Sunday, February 15, 2015

When it Rains, it POURS!

I used to study theatre.  Some may call me dramatic.

I'm going to wait a sec while you all pick yourselves up off the floor that you just fell down on in bewilderment.

Everybody up?  Ok.

I see this flair for the dramatic in both my boys, and most of the time it cracks me up and I love it.  But when things are gloomy in the Jordan house, they are put-up-a-quarantine-sign-and-stay-away-for-the-love-of-god gloomy.

See what I mean about dramatic?

Anyway, our youngest is 13.  I suppose 13 is the age where kids test their limits and try to get away with what they can get away with.  Not that I did, mind you.  From what I can recall, I was an angel.  But I digress.

When we realize something needs to be addressed with TJ and Peter, they tend to get loud.  They should be lawyers, they defend themselves so vigorously.  TJ immediately yells when addressed with an issue, and Peter stays out of it.  But when Peter is involved in an issue, and voices are raised, TJ is a percolator that we can see the pressure building and building, slowly, as the voices and tension build outside of and within him.

We try to keep voices calm - Sean and I speak calmly, as calmly as we can, and ask Peter to do the same.  Sometimes this is hard for all of us (ok, for Peter and me) and voices are raised regardless.

We try to physically remove TJ from the area of discussion.  We ask him to go to his room, explaining he is not in any trouble at all.  That this issue is none of his business, and we need to talk to Peter alone.

But it doesn't really help.

Regardless of the issue at hand, TJ will start to swear under his breath (if he's in his room, it's yelled loud and clear).  And it's always, always, anti-Peter.

So here is our struggle:  how do you speak calmly to one boy, who is upset, while trying to keep the other boy, with sensory issues, calm, quiet, and out of his brother's business?

Sadly there is no answer.  Sometimes TJ can calm himself down.  Sometimes he has to go into full blown crisis mode to get over it.  It's different every time, and just when I think TJ has made progress with this situation and is remaining calm, he will blow up out of nowhere.

It's tough.  I love these kids so, so much, and I don't want either of them to suffer.  When they do, it hurts me through and through.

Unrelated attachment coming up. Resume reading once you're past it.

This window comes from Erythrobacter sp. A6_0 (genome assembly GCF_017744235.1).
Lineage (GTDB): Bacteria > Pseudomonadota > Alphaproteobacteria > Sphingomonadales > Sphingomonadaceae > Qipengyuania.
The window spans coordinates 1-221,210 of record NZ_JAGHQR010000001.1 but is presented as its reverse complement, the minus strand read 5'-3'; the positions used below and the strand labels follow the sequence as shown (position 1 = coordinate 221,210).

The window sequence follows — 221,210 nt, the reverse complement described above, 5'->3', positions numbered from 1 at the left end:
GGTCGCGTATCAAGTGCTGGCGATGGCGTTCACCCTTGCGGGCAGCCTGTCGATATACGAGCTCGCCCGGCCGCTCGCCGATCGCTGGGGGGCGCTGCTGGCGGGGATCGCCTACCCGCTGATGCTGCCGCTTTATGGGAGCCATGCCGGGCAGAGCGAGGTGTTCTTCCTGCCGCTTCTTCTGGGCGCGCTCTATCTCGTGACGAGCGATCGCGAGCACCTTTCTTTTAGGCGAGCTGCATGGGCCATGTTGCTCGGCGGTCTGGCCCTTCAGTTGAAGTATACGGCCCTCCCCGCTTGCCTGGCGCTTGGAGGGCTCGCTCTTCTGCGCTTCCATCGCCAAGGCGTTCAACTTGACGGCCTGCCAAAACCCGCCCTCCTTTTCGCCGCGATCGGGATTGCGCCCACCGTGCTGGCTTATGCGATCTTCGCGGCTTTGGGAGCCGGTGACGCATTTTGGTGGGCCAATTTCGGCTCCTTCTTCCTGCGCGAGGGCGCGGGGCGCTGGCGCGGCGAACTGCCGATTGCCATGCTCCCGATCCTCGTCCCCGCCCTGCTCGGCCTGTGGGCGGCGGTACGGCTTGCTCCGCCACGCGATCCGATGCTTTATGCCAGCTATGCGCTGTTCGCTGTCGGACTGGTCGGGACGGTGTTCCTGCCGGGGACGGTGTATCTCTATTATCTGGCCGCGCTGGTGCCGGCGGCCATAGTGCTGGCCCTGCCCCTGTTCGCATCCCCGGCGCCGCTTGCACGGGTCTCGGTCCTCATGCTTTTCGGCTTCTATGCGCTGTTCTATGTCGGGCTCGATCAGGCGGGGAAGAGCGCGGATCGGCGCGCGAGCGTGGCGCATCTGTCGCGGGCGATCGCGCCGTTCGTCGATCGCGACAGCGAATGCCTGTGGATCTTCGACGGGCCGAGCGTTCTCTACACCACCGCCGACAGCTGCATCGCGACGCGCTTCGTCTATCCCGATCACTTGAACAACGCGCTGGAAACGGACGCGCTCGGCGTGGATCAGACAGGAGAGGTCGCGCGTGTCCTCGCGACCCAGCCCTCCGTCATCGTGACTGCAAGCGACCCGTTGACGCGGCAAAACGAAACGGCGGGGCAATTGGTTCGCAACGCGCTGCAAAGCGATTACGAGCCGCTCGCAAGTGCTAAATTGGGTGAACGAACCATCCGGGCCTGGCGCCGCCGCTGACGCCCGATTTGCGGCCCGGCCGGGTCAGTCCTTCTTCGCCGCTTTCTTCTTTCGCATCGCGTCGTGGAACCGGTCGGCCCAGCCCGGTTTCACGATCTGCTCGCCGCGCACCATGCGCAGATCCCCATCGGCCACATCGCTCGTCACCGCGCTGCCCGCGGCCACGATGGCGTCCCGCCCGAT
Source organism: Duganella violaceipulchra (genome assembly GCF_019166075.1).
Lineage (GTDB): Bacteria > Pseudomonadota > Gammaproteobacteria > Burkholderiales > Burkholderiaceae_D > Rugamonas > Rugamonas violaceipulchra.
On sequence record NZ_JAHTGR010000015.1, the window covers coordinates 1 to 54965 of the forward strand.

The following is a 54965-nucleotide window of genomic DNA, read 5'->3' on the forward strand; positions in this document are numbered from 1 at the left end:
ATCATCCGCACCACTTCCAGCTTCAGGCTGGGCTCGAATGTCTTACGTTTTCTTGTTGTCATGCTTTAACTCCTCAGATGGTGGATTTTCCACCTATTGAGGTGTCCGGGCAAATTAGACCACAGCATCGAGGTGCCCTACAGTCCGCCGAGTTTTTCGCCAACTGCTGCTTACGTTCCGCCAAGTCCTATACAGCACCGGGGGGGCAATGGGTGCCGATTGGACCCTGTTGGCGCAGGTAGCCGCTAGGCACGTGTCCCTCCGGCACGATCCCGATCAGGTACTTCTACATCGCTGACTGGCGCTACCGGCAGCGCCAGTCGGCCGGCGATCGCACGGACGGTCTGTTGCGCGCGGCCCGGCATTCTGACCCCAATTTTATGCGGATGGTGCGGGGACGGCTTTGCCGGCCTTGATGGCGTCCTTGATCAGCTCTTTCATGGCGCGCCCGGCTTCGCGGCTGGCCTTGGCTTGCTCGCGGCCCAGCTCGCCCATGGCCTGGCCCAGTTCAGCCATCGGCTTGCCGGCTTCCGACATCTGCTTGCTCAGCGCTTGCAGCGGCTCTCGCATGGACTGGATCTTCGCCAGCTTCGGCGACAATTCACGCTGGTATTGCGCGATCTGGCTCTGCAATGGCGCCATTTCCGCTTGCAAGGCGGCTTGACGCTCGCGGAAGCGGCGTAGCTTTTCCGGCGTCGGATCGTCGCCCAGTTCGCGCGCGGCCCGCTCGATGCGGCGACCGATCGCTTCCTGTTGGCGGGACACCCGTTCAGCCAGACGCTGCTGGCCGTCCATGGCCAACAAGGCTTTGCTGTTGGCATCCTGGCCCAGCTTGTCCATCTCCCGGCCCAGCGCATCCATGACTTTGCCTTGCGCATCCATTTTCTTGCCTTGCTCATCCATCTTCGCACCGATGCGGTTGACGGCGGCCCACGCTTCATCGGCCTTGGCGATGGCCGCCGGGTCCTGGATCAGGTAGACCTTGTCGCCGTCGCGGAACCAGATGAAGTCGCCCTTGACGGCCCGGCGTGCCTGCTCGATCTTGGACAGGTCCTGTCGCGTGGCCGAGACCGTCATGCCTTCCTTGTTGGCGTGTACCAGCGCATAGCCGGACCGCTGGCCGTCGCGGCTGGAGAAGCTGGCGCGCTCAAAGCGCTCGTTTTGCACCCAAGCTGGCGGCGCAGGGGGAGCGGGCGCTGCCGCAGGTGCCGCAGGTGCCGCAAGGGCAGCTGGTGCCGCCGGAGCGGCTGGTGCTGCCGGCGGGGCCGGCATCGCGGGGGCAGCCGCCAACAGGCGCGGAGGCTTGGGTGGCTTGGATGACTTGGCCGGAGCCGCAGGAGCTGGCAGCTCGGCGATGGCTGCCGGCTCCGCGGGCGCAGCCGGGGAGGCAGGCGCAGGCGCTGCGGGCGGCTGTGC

But isn't this true in a "typical" family (not that any family is "typical", I suppose, but I mean one without autism)?  Kids and parents alike have to learn how to negotiate through the tough times.  Ours just may be a little tougher, or last a little longer, or get a little louder.

Or maybe not.  Who knows?

All I know is that we all have made it this far, and TJ has learned and grown so much.  We hold on to the hope that he will learn and grow through these bumps as well.

After summer downpours, one thing I love to do with my boys is run outside and look for the rainbow.  More often than not, we find one.  We know just where to look.

Our storm(s) will pass.  We will find that evasive rainbow, by god.

I'm sure of it.

(and when I'm not sure of it, someone remind me, willya?  Great, thanks.)


  1. Thanks for sharing - we run into a similar problem at our house. Our youngest gets very upset when we have to discipline or 'discuss' and issue with the older one. We too send her to her room so she doesn't get involved. Sometimes it works and sometimes it doesn't. Though as I was reading your article it occured to me that perhaps asking our kids to put on headphones and listen to something soothing while we have a discussion may help them? I think we will give it a try.

    1. We try that too, but sometimes he can't help himself and removes his headphones. We will keep trying though! Thank you for reading!

  2. Looking for the rainbow - the best therapy of all. :-)